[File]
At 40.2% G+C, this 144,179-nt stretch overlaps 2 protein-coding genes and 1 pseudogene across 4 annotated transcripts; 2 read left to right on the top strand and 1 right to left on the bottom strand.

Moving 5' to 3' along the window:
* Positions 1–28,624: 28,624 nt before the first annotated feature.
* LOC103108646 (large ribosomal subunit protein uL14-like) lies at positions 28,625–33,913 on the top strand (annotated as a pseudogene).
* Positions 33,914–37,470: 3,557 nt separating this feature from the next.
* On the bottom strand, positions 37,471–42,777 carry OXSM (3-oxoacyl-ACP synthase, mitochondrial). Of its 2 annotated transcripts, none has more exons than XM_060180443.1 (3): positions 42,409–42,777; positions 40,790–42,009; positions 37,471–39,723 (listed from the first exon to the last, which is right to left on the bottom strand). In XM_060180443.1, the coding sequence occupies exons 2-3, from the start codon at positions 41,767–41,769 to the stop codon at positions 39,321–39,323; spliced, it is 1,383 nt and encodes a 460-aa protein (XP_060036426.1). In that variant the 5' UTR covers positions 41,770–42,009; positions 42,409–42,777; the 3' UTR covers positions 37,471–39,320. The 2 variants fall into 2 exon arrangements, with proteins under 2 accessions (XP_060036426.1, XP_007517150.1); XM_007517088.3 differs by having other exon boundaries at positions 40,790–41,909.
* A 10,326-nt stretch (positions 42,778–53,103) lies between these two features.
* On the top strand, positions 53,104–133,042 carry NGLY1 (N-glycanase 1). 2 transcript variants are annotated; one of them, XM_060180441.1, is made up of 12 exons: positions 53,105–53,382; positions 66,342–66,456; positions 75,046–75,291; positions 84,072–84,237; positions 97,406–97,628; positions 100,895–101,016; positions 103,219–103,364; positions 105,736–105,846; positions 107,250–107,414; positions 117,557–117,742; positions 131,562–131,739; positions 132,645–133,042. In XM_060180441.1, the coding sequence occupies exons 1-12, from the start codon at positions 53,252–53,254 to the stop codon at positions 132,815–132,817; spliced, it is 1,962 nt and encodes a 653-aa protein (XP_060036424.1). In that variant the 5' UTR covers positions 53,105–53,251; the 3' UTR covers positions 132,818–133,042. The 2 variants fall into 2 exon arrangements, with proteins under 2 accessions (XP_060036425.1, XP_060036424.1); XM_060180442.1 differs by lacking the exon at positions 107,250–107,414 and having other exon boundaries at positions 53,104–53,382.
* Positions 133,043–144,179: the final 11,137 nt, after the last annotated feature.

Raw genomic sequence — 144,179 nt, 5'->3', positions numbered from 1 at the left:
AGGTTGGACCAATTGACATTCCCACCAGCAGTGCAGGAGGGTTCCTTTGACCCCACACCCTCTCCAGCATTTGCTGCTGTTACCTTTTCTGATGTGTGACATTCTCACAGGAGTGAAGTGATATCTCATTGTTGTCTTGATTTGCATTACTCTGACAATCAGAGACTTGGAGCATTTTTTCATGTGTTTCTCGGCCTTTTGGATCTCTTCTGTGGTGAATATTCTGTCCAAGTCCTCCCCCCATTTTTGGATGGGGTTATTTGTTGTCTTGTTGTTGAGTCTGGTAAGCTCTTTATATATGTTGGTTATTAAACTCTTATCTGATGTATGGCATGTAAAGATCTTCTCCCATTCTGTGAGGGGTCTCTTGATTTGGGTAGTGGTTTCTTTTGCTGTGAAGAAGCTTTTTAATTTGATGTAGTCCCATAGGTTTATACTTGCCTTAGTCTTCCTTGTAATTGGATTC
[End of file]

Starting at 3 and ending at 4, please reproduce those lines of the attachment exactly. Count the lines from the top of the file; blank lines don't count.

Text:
* Positions 1–28,624: 28,624 nt before the first annotated feature.
* LOC103108646 (large ribosomal subunit protein uL14-like) lies at positions 28,625–33,913 on the top strand (annotated as a pseudogene).